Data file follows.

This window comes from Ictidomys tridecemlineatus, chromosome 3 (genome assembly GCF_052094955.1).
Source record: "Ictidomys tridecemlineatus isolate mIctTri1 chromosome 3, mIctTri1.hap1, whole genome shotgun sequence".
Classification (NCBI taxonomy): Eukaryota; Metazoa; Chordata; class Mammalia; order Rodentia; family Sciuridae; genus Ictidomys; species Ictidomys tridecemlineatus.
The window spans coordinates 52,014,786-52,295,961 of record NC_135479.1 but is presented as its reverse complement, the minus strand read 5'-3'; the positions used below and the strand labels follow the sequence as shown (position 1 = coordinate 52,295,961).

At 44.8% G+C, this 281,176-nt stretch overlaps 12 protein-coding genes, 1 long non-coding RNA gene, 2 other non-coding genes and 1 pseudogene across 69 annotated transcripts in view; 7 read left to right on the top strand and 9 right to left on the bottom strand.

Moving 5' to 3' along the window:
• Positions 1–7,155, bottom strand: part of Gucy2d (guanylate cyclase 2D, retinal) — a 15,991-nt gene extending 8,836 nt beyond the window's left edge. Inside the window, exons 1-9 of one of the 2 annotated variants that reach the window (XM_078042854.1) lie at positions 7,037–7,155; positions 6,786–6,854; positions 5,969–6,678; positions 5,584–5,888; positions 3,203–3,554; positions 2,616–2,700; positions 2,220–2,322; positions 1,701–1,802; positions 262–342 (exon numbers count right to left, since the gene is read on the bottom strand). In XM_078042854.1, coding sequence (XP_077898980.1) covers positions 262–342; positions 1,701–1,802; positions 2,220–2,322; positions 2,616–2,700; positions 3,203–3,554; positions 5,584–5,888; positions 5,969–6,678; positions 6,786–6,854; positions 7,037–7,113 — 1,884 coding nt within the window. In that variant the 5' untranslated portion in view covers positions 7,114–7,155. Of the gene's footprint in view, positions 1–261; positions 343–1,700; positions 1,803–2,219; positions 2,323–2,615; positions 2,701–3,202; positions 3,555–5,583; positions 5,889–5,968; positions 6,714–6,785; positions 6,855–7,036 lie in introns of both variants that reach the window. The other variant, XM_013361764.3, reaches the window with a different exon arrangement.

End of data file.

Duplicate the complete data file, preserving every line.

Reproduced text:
This window comes from Ictidomys tridecemlineatus, chromosome 3 (genome assembly GCF_052094955.1).
Source record: "Ictidomys tridecemlineatus isolate mIctTri1 chromosome 3, mIctTri1.hap1, whole genome shotgun sequence".
Classification (NCBI taxonomy): Eukaryota; Metazoa; Chordata; class Mammalia; order Rodentia; family Sciuridae; genus Ictidomys; species Ictidomys tridecemlineatus.
The window spans coordinates 52,014,786-52,295,961 of record NC_135479.1 but is presented as its reverse complement, the minus strand read 5'-3'; the positions used below and the strand labels follow the sequence as shown (position 1 = coordinate 52,295,961).

At 44.8% G+C, this 281,176-nt stretch overlaps 12 protein-coding genes, 1 long non-coding RNA gene, 2 other non-coding genes and 1 pseudogene across 69 annotated transcripts in view; 7 read left to right on the top strand and 9 right to left on the bottom strand.

Moving 5' to 3' along the window:
• Positions 1–7,155, bottom strand: part of Gucy2d (guanylate cyclase 2D, retinal) — a 15,991-nt gene extending 8,836 nt beyond the window's left edge. Inside the window, exons 1-9 of one of the 2 annotated variants that reach the window (XM_078042854.1) lie at positions 7,037–7,155; positions 6,786–6,854; positions 5,969–6,678; positions 5,584–5,888; positions 3,203–3,554; positions 2,616–2,700; positions 2,220–2,322; positions 1,701–1,802; positions 262–342 (exon numbers count right to left, since the gene is read on the bottom strand). In XM_078042854.1, coding sequence (XP_077898980.1) covers positions 262–342; positions 1,701–1,802; positions 2,220–2,322; positions 2,616–2,700; positions 3,203–3,554; positions 5,584–5,888; positions 5,969–6,678; positions 6,786–6,854; positions 7,037–7,113 — 1,884 coding nt within the window. In that variant the 5' untranslated portion in view covers positions 7,114–7,155. Of the gene's footprint in view, positions 1–261; positions 343–1,700; positions 1,803–2,219; positions 2,323–2,615; positions 2,701–3,202; positions 3,555–5,583; positions 5,889–5,968; positions 6,714–6,785; positions 6,855–7,036 lie in introns of both variants that reach the window. The other variant, XM_013361764.3, reaches the window with a different exon arrangement.